I’ve been writing this article in my head for a long time now, and I feel that it’s time to put it onto paper and put it out into the world. Ever since Bridey’s piece on atheism, I’ve been thinking about how exactly I would phrase where I’m at on the God spectrum. But when I dug down really deep, I realized that I was most afraid of what my conservative friends and family, who read my posts, would do when they read this particularly incriminating piece. Would I be shunned? Would I be referred to as one of the proverbial lost sheep that is doomed to be eaten by the (hopefully also proverbial) wolves? Would I be sent evangelical tracts and other reading materials in the mail? But then I realized that I don’t care, because I am actively trying not to live in fear of what others will think about me—so that took care of that dilemma.
I haven’t been to church in more than two years now, which compared to the previous two decades of church-going, is quite the achievement. My family usually attended some sort of service or program at least twice a week at a Baptist church, and sometimes more depending on holidays. I went to church camp, I performed in church musicals, I attended and volunteered at VBS (where the kids drove me crazy), I went on church retreats, I did the prayer around the flagpole thing, I witnessed, I committed my life to Jesus several times (just to make sure), was baptized in a pool, and so much more. I performed in Judgment House, which in retrospect is one of the most freaky-ass-shit productions EVER—talk about scare tactics. But you see—all of these aspects were completely normal for my family and my life, and so I never questioned it. Until the past year, or so.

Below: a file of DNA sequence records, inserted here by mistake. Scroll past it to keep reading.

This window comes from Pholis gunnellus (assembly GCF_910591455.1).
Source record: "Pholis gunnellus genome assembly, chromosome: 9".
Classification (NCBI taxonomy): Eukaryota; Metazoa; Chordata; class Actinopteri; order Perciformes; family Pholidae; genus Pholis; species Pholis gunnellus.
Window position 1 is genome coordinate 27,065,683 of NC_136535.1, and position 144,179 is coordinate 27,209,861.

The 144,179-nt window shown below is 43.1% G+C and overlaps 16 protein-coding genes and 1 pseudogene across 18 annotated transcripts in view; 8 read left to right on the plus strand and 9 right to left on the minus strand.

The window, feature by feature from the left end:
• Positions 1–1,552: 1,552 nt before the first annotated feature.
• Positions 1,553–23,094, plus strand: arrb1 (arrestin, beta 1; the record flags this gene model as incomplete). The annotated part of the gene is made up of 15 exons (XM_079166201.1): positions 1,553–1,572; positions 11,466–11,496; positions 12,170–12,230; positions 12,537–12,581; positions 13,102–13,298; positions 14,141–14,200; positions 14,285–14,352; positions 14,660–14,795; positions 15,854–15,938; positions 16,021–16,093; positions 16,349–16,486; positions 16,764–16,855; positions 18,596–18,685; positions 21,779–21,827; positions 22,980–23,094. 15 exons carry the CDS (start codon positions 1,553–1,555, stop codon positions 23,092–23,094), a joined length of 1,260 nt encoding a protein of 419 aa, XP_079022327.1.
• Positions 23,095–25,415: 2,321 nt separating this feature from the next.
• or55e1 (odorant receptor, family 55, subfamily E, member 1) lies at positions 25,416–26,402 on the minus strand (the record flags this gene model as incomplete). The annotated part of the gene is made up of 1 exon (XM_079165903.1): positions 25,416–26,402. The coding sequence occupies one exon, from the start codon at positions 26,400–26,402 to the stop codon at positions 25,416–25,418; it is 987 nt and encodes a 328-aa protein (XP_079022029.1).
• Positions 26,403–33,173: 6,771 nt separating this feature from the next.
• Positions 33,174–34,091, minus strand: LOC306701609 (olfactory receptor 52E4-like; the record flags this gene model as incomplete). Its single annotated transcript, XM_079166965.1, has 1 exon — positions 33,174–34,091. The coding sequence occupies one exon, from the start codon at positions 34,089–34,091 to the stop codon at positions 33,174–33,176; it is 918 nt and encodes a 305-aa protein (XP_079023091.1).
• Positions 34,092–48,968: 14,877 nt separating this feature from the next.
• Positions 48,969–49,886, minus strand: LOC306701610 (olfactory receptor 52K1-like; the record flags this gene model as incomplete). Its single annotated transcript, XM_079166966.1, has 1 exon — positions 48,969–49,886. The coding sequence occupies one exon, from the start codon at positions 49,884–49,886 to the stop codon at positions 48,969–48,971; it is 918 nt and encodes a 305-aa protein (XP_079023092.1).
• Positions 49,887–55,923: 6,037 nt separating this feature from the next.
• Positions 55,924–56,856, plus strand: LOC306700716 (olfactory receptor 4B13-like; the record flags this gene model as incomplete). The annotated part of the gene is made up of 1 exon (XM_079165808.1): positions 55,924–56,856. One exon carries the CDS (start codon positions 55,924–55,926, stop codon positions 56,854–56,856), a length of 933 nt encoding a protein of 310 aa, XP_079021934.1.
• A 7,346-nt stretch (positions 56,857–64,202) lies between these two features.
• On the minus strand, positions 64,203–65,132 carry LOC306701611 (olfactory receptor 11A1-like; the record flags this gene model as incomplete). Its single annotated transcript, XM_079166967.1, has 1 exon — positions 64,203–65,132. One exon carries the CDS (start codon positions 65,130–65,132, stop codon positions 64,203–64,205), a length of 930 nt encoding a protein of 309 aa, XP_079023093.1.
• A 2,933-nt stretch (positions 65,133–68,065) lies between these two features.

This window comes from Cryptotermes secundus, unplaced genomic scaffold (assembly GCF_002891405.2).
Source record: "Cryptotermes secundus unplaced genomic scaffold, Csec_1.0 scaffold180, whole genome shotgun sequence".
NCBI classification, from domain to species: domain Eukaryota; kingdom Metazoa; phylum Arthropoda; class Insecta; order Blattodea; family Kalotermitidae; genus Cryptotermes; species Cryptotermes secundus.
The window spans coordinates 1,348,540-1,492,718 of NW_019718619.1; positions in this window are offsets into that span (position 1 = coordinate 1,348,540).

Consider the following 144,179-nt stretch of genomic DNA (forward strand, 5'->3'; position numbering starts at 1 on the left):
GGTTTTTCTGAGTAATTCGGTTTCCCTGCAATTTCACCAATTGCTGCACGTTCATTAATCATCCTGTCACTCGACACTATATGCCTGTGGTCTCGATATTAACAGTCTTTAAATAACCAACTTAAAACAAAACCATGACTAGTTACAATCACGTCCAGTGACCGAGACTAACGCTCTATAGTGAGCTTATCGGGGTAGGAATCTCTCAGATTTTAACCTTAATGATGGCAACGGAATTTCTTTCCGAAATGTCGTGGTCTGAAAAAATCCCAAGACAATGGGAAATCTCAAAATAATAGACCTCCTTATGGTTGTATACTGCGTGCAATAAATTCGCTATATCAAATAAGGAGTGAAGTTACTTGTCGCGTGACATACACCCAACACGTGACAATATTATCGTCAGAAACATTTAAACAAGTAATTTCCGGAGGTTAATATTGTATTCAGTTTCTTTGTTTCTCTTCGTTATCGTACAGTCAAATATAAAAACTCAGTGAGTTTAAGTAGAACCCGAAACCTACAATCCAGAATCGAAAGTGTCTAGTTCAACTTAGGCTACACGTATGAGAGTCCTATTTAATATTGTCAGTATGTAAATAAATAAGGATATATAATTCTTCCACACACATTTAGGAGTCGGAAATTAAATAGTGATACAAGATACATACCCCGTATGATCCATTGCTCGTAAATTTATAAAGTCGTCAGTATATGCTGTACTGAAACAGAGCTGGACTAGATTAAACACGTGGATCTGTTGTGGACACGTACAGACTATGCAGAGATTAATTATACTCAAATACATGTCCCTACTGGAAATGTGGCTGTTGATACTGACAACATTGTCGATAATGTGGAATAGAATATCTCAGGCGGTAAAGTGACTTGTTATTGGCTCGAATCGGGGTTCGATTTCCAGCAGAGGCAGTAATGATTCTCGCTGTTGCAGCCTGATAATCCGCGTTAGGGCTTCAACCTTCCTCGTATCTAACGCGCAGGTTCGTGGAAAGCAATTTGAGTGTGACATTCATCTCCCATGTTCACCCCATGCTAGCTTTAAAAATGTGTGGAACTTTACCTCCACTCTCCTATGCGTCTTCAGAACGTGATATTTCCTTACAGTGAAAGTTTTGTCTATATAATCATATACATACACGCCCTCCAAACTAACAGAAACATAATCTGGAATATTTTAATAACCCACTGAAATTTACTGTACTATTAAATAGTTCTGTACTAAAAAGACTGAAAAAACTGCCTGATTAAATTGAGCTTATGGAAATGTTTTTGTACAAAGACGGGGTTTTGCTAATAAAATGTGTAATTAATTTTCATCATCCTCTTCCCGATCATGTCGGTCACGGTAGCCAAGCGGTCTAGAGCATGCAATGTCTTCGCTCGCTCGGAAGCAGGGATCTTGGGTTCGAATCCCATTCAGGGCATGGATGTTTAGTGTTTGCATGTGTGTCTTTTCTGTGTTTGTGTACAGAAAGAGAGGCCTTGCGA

In the past year, I’ve been figuring out how to live in a way that feels best for me physically, mentally, and spiritually—which has not included religion, and has included liberalizing my beliefs and values. For better or for worse, this is where I am, and I’m at peace with that. This point might not be where I end up but it’s where I am right now. I was told my entire life that as long as I relied on God, I would eventually get through my depression, anxiety, and eating issues, and then go on to live a happy and Jesus-loving life. Much to my surprise, it has only been with my departure from religion that my mental and physical health have improved. Checkmate, religion.